The Order of Omega is a national honor society which recognizes students' academic and Greek Letter Organization achievement. Criteria for membership at Dartmouth consists of a minimum of a 3.50 Grade Point Average as well as a demonstrated leadership involvement in the Greek Letter Organization system. Membership consist of juniors and seniors who have been selected by the Omega members from the senior class. The Order of Omega membership can represent no more than 3% of the total Greek Letter Organization population.
Each year, The Office of Residential Life formally recognizes organizations that have a high percentage of scholars, i.e. Rufus Choates, Phi Beta Kappas, etc. Many organizations have faculty advisors and implement various programs designed to assist members in their academic pursuits. These efforts reinforce the belief that academic achievement is an integral part of the Dartmouth Greek Letter Organization experience.
Membership in a Greek Letter Organization is a means of discovering and refining one's leadership potential. Within each organization, members have a chance to assume a wide spectrum of leadership roles. These roles may range from serving as a president, treasurer, recruitment chair, social chair, or intramural chair. Within each organization, five to twenty-five different leadership positions exist, all requiring a variety of skills and time investments.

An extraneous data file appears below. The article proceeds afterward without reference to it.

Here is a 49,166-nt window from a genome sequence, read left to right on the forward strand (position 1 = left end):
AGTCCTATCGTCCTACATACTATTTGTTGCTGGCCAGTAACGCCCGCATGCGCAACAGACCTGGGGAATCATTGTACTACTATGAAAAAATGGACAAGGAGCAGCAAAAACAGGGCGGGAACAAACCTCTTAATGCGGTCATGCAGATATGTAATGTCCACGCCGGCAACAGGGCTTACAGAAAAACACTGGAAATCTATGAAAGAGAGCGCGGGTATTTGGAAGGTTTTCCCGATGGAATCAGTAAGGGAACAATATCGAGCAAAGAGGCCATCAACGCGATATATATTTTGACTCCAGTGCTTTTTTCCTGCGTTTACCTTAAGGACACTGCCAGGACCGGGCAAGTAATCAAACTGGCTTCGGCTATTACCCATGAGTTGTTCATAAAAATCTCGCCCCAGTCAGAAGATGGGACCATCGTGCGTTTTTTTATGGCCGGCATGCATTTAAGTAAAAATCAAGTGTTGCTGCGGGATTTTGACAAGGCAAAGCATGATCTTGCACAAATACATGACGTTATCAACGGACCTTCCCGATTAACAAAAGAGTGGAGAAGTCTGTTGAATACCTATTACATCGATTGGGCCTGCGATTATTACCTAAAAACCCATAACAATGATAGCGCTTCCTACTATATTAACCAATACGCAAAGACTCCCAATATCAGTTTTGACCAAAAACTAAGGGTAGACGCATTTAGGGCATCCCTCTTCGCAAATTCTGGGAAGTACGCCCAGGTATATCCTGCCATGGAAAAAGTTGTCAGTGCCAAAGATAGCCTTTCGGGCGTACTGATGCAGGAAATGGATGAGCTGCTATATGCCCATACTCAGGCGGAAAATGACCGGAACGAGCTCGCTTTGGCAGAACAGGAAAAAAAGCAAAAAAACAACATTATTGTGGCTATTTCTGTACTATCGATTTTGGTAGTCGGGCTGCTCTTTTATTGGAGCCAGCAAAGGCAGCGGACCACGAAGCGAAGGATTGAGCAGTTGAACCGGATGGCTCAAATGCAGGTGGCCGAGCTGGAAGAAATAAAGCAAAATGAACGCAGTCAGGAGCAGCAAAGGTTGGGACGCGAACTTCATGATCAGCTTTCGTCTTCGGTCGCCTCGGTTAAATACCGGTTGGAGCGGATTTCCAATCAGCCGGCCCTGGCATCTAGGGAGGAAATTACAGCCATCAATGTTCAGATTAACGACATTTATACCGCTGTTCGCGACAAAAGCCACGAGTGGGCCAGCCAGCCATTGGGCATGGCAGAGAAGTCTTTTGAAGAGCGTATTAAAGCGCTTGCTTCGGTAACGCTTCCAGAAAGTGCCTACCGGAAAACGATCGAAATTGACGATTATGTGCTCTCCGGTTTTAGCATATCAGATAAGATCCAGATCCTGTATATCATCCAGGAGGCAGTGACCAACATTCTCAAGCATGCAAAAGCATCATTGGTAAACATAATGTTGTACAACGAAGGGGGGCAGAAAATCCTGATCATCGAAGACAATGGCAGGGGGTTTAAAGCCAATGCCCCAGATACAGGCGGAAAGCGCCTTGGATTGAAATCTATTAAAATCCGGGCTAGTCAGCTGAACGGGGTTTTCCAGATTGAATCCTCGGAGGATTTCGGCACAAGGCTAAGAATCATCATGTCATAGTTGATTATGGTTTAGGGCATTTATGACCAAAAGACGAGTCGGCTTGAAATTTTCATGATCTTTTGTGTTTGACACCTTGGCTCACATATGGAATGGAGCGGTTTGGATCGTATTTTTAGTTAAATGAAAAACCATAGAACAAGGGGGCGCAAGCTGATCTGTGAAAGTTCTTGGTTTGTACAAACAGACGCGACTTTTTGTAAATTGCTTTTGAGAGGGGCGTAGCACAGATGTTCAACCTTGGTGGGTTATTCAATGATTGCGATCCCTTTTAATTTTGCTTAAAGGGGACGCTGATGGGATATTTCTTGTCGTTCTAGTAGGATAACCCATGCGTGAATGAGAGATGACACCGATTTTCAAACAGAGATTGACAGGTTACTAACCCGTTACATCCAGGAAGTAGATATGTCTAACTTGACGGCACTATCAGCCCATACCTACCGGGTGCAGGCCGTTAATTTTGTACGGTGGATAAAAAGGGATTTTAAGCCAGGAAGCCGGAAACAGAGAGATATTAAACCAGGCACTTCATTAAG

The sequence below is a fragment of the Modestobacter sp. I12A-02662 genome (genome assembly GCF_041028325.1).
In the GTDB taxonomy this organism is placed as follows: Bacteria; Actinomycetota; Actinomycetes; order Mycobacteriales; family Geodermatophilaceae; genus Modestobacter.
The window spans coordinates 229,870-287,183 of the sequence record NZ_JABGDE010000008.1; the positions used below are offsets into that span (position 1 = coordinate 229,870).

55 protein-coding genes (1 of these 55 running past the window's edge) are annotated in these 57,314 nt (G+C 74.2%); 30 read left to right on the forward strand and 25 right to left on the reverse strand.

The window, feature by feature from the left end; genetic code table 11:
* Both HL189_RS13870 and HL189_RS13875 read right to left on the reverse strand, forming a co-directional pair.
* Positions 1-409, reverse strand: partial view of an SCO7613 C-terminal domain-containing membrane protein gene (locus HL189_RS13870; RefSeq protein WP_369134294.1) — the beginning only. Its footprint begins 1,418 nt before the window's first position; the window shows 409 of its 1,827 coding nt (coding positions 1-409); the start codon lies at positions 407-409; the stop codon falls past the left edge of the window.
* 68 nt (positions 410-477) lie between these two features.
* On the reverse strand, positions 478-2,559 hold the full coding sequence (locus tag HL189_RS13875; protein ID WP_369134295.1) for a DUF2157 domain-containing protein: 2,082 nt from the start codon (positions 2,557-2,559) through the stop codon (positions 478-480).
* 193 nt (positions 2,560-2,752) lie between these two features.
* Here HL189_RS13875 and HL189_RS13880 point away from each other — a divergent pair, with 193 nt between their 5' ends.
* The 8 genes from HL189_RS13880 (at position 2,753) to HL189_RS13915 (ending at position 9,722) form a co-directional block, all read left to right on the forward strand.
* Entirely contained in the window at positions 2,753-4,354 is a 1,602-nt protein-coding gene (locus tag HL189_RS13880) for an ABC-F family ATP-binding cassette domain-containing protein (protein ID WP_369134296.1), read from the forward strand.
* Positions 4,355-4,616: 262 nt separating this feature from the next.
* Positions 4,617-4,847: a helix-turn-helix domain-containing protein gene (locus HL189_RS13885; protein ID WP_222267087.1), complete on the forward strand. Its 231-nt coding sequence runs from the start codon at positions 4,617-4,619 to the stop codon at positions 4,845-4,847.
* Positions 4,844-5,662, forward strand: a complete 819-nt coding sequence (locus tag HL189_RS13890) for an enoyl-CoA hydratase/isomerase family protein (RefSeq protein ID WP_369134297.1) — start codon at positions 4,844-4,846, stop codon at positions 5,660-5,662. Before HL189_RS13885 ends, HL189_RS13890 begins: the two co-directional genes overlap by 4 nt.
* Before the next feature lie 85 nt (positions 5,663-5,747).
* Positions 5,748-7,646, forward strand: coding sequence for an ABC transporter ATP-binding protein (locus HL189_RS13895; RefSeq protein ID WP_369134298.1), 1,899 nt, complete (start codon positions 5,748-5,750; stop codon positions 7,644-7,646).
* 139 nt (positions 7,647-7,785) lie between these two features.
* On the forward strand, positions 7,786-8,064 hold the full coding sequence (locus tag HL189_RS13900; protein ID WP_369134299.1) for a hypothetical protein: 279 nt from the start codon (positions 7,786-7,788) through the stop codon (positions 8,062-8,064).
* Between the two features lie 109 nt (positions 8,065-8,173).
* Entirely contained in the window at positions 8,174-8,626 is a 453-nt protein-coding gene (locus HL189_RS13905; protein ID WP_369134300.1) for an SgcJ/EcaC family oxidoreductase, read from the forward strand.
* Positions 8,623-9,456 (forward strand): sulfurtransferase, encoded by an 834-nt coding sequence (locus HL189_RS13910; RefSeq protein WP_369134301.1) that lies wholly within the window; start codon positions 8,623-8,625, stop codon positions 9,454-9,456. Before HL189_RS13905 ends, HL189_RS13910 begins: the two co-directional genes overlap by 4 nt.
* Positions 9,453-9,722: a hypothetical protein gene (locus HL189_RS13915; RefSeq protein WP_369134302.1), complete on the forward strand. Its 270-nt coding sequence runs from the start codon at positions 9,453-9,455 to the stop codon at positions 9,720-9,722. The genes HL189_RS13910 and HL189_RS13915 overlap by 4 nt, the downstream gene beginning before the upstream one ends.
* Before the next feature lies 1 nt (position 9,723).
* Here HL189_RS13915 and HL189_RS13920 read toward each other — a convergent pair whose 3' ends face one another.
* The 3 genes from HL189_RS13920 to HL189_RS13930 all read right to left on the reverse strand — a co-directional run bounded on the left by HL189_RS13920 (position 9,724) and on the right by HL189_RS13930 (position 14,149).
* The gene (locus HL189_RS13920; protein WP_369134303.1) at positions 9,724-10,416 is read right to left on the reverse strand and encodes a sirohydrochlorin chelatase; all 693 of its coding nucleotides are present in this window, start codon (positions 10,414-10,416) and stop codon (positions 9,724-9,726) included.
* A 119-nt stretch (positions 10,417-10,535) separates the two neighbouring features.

Participation in community service projects provides meaningful learning experiences to Greek Letter Organization volunteers. The Greek Letter Organization community as a whole, or as individual organizations donate their time and effort to a variety of worthwhile causes. The 15 Webster Avenue Award, an annual $2000 grant established in 1992 by the alumni/ae corporations that resided in 15 Webster Avenue (Tau Epsilon Phi, The Harold Parmington Foundation, and Delta Psi Delta) is given to a Greek Letter Organization for a community service project. Greek Letter Organizations work with the Dartmouth College Tucker Foundation to find projects to help others, and are involved in many activities in Upper Valley communities.
Many Greek Letter Organizations offer accommodations for upperclass students in their chapter houses. This provides an opportunity for small group living with access to study rooms, libraries, limited cooking facilities, and social spaces. Room assignments in Greek Letter Organization houses, which are available to students beginning in the winter of their sophomore year, are determined by an organization's leaders and are coordinated through the Office of Residential Life.